• Annual Agent Sales Award Winners Announced

    by Patrick Redmond | Apr 18, 2014

    North American Van Lines truck

    Last month the North American Van Lines’ agents from across the country came together for the annual PRO (Professional Relocation Organization) Conference. As part of the event, our corporate offices give special recognition to different agents and employees who excelled in the past year. Below are some of the 2013 PRO Conference Winners.

    2013 Big Booker Award – Jason Vargas of Beltmann Group, Inc.

    Corporate Salesperson of the Year – Kim Meagher of Ward North American

    Corporate Rookie of the Year – Michael Shell of Lile northAmerican

    Consumer Rookie of the Year – Gordon Steward of Beltmann Group, Inc.

    Government Salesperson of the Year – David Delane of Ward North American

    Consumer Salesperson of the Year – Ian Robbins of Beltmann Group, Inc.

    International Consumer Salesperson of the Year – Heino Preissler of Air Van Lines, Inc.

    Individual Sales % Growth – Ryan Seabright of Beltmann Group, Inc.

    Most Express Shipments – Marc Peterson of Montana Transfer Company

    Top Valuation Salesperson – Carlton Hunley of Lambert Transfer & Storage, Inc.

    Top Affinity Salesperson – Tim Mento of Air Van Lines, Inc.

    Thank you and congratulations to all. We look forward to seeing all of you again next year!

    • NAVL News
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  • Moving to Baltimore: Online Resources

    by Patrick Redmond | Apr 17, 2014

    moving to BaltimoreMoving to Baltimore is a great way to start a new career and enjoy a diverse setting unlike any other city in the world. But before you hit the streets in search of a new favorite restaurant or start looking for that perfect shopping district near your home, it’s a good idea to get the scoop on what’s going on in Baltimore.

    This list should jumpstart your exploration of Baltimore—and allow you to do it without setting foot outside!

    • Baltimore Magazine: If you want an overarching view of the city’s culture, Baltimore Magazine is a good place to start. You’ll find articles on local events, cuisine, music, and more in one easy-to-access format online (there’s also a physical magazine if you’d rather subscribe that way).
    • The Baltimore Chop: For a more personalized overview of the city, the Baltimore Chop is a great “urban lifestyle” blog to check out. Covering mostly music and nightlife options, you’ll also find commentaries on life in the city as a whole.
    • Baltimore Fishbowl: On this comprehensive Baltimore website, you’ll find information on everything from real estate and health to local shopping and gardening. It’s great for those who want to get to know the whole city in one easy location.
    • Live Baltimore: If you’re moving to Baltimore and want to get to know the neighborhoods ahead of time, Live Baltimore should be at the top of your list. Offering pictures and information on almost every distinct community in the city, there’s no faster way to learn what’s hot in local real estate.
    • Adventures in Baltimore: Cuisine might not be the first thing that comes to mind when you think of this harbor town, but there’s actually a nice foodie atmosphere here waiting to be explored. With an emphasis on seafood as well as a mix of dining types and price ranges, Adventures in Baltimore can guide you as you eat your way through the city.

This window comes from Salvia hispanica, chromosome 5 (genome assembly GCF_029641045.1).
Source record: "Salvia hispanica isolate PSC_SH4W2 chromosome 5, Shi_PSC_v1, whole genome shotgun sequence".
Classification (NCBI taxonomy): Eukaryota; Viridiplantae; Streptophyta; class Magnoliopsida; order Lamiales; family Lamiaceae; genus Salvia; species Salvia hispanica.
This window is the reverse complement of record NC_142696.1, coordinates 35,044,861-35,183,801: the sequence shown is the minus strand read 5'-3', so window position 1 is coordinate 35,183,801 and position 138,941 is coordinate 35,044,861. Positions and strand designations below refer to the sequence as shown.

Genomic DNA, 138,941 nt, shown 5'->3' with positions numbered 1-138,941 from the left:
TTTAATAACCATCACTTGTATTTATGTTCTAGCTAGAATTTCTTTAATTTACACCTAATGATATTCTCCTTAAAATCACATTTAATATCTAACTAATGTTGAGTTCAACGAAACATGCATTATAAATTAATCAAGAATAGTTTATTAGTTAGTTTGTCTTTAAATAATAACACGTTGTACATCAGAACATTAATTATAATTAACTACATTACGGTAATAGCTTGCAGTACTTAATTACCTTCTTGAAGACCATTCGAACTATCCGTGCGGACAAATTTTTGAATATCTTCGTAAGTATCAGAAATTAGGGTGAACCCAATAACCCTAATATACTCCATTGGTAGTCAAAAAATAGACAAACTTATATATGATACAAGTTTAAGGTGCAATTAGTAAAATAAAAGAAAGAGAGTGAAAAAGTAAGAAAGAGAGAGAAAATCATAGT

• Baltimore Sports Report: Interested in local sports teams? Including coverage of upcoming games and ongoing sports commentary, Baltimore Sports Report keeps area residents apprised of everything from the Orioles and the Ravens to lesser-known teams.
    • Charmed and Dangerous: If you are young, single and moving to Baltimore this is a great site to visit for opportunities to connect with other young locals. This blog is all about dating in Baltimore and provides events, advice for new residents and neighborhood information.
    • Only in Baltimore: The Tumblr account for the Baltimore Sun newspaper provides “quirky and funny” highlights and current events of the city and all things Baltimore. A light-hearted site to get connected with Baltimore culture and current events.

    Of course, you could always skip the online adventure and set out on foot. Many locals suggest starting downtown or along the Inner Harbor and working your way out from there.


    • Real Estate
    • Location Specific
    • Moving to Baltimore
    • Moving to Maryland
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  • Moving Tip: Moving Day Essentials

    by Patrick Redmond | Apr 15, 2014
    Moving day essentials

    As you pack up your house, or when you arrive at your new empty house, you may not be thinking about these every day essentials. Don't forget to have trash bags, paper towel, toilet paper and hand soap available for loading and unloading day.
    • Moving Tips
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  • Preparing for a Summer Move

    by Patrick Redmond | Apr 14, 2014
    preparing to moveSummer is fast approaching, which means it will soon be peak moving season. Summer moves tend to work well for a number of reasons, including good weather and easier transitions for kids. Summer also has the advantage of providing a little extra time to prepare your home and all your belongings.

    As you gear up for your move this June, July, or August, we suggest you start organizing your belongings and getting ready now.

    1. Take Your Spring Cleaning Seriously: We all tend to use the spring months as a season of renewal, tossing out old clothes, throwing open the windows, and otherwise clearing the way for the year ahead. When you spring clean this year, do it with your future move in mind. Throw away anything you don’t anticipate needing in your new location, and earmark bigger items for donation. Any way you can streamline your belongings now will help later on.